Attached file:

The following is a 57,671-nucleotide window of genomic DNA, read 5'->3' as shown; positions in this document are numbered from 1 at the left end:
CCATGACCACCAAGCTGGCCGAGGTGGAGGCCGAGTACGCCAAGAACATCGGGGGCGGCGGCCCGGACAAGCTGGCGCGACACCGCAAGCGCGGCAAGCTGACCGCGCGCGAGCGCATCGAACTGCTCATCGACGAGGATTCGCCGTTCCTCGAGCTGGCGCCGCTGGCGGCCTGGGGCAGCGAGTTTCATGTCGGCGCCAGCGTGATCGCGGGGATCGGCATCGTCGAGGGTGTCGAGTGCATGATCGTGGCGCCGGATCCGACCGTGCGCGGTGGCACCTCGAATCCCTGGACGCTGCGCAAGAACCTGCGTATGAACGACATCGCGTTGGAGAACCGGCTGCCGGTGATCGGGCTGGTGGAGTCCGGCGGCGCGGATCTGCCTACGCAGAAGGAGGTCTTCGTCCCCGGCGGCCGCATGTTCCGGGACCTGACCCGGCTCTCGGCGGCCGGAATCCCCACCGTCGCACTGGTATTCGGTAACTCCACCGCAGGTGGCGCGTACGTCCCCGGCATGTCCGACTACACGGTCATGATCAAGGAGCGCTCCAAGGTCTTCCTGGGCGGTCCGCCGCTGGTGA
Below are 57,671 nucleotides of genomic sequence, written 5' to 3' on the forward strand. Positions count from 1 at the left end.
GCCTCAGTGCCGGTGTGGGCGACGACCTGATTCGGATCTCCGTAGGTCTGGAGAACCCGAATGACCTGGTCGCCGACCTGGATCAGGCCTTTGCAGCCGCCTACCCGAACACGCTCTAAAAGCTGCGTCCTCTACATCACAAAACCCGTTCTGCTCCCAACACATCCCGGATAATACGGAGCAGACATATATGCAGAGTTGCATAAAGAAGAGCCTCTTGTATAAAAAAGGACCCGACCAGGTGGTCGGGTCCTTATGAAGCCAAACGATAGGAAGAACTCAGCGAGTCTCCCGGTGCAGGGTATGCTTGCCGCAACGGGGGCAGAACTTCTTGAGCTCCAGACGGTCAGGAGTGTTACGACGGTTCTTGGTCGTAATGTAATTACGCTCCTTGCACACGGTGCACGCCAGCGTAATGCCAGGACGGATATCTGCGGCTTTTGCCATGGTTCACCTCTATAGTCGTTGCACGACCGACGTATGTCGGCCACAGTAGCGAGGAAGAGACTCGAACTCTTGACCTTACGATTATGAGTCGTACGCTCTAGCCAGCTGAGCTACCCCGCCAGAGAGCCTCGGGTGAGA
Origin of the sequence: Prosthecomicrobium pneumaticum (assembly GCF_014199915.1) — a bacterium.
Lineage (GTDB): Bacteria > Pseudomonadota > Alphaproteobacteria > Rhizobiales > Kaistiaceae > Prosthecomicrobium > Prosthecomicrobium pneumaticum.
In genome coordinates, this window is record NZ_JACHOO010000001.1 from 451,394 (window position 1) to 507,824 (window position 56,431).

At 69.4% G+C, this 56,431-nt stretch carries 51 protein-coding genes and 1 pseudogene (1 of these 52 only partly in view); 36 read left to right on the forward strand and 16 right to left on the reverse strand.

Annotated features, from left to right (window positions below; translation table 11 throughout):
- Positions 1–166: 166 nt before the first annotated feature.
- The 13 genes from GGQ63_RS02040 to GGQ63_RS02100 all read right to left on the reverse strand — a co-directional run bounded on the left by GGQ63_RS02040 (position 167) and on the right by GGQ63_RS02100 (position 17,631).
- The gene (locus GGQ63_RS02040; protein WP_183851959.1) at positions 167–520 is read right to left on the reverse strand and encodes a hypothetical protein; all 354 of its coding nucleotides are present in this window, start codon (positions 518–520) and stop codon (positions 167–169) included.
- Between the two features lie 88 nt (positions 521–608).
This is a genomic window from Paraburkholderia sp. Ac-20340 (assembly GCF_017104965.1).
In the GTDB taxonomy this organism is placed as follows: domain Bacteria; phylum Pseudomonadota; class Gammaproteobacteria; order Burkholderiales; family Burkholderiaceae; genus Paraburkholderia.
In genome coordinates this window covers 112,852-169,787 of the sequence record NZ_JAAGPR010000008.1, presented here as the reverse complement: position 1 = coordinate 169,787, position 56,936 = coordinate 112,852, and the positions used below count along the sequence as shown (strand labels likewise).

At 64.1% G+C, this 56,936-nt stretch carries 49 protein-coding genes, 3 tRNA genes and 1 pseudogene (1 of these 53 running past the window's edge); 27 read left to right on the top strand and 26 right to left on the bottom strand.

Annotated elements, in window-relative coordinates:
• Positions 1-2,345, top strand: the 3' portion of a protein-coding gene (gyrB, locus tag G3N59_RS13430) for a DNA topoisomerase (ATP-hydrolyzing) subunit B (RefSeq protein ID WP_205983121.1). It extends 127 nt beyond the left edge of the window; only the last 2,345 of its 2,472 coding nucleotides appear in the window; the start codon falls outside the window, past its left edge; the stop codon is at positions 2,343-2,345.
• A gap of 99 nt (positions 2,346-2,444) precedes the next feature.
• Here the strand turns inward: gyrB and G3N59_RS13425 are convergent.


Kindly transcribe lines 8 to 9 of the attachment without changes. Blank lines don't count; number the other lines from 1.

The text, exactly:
At 69.4% G+C, this 56,431-nt stretch carries 51 protein-coding genes and 1 pseudogene (1 of these 52 only partly in view); 36 read left to right on the forward strand and 16 right to left on the reverse strand.

Annotated features, from left to right (window positions below; translation table 11 throughout):